The Pequod Review:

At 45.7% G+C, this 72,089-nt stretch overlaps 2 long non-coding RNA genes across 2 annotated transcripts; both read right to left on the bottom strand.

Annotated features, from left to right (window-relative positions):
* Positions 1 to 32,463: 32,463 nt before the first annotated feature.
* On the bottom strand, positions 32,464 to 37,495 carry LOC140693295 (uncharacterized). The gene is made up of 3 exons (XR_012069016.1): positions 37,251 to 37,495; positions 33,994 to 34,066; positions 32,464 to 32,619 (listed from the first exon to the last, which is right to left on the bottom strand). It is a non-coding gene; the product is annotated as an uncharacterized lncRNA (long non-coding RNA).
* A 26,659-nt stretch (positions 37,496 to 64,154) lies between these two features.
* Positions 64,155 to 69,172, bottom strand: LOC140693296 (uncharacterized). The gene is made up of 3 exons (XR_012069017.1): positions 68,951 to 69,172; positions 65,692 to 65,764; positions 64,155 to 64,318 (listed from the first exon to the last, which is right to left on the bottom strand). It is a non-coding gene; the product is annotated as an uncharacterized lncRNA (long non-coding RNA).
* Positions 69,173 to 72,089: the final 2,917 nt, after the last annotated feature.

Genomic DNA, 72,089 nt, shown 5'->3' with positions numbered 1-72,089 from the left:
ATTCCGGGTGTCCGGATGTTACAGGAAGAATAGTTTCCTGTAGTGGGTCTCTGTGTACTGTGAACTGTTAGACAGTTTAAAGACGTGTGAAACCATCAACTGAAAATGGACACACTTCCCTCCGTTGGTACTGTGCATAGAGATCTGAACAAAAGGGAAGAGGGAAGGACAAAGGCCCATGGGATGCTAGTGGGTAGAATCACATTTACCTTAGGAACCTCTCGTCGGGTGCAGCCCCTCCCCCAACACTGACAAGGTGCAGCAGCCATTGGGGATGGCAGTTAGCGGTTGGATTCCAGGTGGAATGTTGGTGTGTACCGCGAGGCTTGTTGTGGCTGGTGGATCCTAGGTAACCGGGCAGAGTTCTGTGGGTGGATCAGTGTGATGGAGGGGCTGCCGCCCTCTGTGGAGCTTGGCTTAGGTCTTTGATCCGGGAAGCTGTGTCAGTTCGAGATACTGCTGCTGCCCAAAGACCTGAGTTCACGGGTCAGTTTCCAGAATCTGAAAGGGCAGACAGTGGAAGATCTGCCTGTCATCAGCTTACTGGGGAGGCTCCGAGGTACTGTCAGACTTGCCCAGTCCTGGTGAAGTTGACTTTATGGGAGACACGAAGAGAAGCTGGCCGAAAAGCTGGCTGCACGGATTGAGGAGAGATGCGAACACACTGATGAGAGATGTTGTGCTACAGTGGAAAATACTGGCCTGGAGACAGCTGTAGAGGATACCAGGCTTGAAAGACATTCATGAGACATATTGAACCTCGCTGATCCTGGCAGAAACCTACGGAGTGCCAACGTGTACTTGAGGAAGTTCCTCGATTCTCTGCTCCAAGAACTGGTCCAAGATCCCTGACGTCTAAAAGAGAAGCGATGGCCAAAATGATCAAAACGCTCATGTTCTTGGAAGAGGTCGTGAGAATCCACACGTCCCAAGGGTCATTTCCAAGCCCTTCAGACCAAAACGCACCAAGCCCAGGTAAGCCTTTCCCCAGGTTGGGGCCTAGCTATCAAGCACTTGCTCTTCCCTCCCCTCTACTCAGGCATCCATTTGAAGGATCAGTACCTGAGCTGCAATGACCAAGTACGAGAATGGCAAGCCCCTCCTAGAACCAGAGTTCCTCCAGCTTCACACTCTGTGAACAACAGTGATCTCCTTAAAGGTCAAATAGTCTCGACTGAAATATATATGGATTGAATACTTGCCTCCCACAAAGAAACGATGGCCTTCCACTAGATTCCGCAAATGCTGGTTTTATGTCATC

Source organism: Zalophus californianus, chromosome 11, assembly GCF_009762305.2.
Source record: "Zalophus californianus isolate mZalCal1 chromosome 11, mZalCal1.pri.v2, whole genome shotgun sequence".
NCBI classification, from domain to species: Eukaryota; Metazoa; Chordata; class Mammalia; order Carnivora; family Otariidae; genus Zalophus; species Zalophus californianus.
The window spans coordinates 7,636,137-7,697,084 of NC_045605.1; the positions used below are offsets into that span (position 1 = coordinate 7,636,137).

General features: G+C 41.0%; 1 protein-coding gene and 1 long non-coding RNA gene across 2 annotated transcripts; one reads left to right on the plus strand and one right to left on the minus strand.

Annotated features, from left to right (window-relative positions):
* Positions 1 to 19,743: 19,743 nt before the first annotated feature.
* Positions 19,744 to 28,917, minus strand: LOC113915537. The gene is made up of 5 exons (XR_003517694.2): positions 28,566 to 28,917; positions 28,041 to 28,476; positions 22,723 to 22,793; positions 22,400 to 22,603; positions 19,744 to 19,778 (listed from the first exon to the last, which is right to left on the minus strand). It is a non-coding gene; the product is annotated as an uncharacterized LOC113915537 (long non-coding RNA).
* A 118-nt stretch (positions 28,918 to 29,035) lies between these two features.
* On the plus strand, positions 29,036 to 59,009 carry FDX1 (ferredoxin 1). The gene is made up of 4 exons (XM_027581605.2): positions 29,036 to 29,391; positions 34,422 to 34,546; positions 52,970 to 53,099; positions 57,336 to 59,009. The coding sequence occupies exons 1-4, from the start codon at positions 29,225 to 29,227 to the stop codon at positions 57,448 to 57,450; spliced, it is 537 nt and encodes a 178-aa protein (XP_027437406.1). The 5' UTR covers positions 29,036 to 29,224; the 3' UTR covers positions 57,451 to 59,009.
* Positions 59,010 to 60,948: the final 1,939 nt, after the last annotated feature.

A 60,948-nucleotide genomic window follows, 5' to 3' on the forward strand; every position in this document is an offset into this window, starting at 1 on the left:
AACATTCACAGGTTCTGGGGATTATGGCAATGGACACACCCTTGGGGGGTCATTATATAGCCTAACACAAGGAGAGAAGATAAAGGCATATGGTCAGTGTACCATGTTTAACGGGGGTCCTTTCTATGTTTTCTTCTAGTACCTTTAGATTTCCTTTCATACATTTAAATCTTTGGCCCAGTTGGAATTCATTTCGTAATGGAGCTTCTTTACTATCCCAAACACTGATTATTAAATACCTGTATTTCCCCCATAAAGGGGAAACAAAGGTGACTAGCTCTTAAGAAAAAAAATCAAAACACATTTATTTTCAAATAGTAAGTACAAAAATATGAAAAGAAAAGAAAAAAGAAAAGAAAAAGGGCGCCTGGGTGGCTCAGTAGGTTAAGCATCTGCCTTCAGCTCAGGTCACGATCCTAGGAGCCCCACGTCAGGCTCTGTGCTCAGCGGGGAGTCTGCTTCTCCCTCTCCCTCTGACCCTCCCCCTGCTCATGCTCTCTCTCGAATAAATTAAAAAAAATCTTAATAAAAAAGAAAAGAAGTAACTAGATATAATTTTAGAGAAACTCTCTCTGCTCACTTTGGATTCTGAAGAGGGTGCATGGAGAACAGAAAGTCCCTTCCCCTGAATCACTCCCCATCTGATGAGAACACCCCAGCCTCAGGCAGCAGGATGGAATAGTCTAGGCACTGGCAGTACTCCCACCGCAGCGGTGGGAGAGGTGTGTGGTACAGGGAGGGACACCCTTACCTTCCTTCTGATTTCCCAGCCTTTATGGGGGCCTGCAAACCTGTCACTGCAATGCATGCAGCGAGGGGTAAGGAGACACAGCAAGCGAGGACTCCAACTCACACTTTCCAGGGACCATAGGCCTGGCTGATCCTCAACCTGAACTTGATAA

Vernor Vinge's A Fire Upon the Deep is a thrilling interplanetary space opera that has it all: exotic alien species, superhuman forms of intelligence, deep physics, and a prescient mode of intergalactic communication that anticipated the internet. The book’s plot is a good one — it involves a super-intelligent virus-like plague (the “Blight”) that seeks to conquer a certain human civilization — but it is Vinge’s detailed world-building that especially dazzles. His story is set across four “Zones of Thought” within the Milky Way, each of which has different physical laws that impact human intelligence. In the lowest zone (the Unthinking Depths), entry is usually fatal (or at least permanent) since intelligence is so impaired that the traveler cannot find his or her way out. In the highest zone (the Transcend), its inhabitants operate in such an advanced state of intelligence as to be incomprehensible to the zones below. Vinge suffuses his narrative with scientifically-realistic details on everything from FTL travel and internet-fueled disinformation, to video-compression algorithms and coldsleep. While the quality of his writing doesn’t always match that of his ideas, this is one of the finer modern science fiction novels.